I am Beth Moore, the owner of Street UX, Inc. An online product development shop. Right here in old Overland Park. We are new to the area, we opened our doors March 2015. Tech companies are popping up all over and we are excited to be part of the boom. How did I ever get the idea that I could do this? You won’t believe it.
Watching my mother’s magnificence and the impact of her HUGE career, I longed to be her. At a young age of 8, I set my goals to be a Creative Director by 40. Fortunately and unfortunately, I did that by 23. So now what? I’ve been a UX manager, and had many various titles depending on that companies dialog but mostly a Creative Director. I eventually landed comfortably into online product development.
I had always known what career path I was going to have, but I clearly needed a new goal, and that became, starting my own business.
My mother and father raised our family in South Plaza, two blocks from Loose Park.
I had a free life of bare feet, art projects, and picking up baby turtles out of the Loose Park Pond. My parents’ house was where the party was. We had a huge extended Hallmark family and we hung out often. They all sang, made crafts, garlands for the RenFest, but what I remember most was how my mother could make a toy. It was mesmerizing.
We grew up in a town full of creative companies and outlets. Nearby at 52nd and Oak, the National Museum of Toys and Miniatures pays homage to Kansas City’s playful past. Here in the land of Hallmark—and its subsidiary, Crayola crayons—toys have long been creative fuel for the local economy. In fact, Hallmark licenses 7 of the 10 most popular toy products in the country.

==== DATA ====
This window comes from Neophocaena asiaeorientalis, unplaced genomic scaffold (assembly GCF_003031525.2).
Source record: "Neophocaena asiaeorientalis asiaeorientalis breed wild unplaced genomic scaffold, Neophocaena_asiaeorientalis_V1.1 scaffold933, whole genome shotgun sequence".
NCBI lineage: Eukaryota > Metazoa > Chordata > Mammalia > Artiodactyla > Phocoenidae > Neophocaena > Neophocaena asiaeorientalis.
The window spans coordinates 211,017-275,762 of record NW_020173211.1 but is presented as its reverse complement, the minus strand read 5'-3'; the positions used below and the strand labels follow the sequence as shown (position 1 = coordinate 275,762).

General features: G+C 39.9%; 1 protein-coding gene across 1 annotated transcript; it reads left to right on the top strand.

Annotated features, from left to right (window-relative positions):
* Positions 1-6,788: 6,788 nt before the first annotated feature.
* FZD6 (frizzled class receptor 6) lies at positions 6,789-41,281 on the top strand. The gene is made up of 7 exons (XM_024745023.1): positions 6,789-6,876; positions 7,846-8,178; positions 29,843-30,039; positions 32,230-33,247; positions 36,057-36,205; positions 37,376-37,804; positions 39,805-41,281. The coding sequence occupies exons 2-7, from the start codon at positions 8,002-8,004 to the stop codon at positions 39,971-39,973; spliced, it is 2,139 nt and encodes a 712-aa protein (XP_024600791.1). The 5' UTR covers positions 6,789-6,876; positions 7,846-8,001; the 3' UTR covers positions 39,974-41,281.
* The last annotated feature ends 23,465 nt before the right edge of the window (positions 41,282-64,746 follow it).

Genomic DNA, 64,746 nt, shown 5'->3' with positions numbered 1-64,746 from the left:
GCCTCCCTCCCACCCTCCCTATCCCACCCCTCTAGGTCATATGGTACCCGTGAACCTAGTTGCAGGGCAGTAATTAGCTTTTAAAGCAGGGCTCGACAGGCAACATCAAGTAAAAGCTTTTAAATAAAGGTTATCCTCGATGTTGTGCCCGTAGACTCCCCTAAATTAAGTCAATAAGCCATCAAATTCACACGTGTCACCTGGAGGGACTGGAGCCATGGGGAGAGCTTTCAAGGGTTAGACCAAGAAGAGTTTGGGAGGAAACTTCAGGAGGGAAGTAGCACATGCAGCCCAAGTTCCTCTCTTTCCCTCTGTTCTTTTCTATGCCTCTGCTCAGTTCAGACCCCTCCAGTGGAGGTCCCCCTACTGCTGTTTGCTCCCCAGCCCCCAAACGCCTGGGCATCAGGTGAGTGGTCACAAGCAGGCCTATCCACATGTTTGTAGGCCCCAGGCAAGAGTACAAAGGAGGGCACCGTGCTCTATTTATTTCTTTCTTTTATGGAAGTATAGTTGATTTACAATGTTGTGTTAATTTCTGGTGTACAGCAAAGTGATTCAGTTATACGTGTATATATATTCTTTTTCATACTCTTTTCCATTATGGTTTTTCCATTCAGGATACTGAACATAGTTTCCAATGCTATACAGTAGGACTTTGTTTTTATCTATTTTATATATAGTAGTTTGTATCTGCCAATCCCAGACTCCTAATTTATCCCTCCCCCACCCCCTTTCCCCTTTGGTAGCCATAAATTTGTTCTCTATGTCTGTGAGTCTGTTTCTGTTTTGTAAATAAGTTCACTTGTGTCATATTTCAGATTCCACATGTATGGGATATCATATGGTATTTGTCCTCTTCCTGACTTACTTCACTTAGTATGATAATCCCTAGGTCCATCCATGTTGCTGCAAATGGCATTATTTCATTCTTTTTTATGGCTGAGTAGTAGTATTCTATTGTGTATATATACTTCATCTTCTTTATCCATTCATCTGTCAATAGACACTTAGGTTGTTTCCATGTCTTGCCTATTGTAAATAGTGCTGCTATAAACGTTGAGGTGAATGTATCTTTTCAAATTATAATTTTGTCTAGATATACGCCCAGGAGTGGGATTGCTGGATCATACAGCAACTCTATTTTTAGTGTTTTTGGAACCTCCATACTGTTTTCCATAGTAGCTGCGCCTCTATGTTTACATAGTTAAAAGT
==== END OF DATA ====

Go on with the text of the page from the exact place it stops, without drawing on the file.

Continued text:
Toy licensing wasn’t part of the business when artist Donna Moore (my mother) began working at Hallmark Cards. She worked on greeting cards, which is mostly what Hallmark sold in the 1960s. Donna was incredibly creative. She didn’t have much growing up, she grew up on 18th and Cleveland in Kansas City, but her talents had landed her a creative job with the card giant. She started at Hallmark as a flitter specialist, but as a young girl, she had a gift for making doll and toy costumes from scratch. So eventually Donna was moved into the creative realm and Hallmark had her making toys, like the Crazy Crop, a group of silly vegetables and fruit with arms and faces. People went crazy over the Crazy Crop.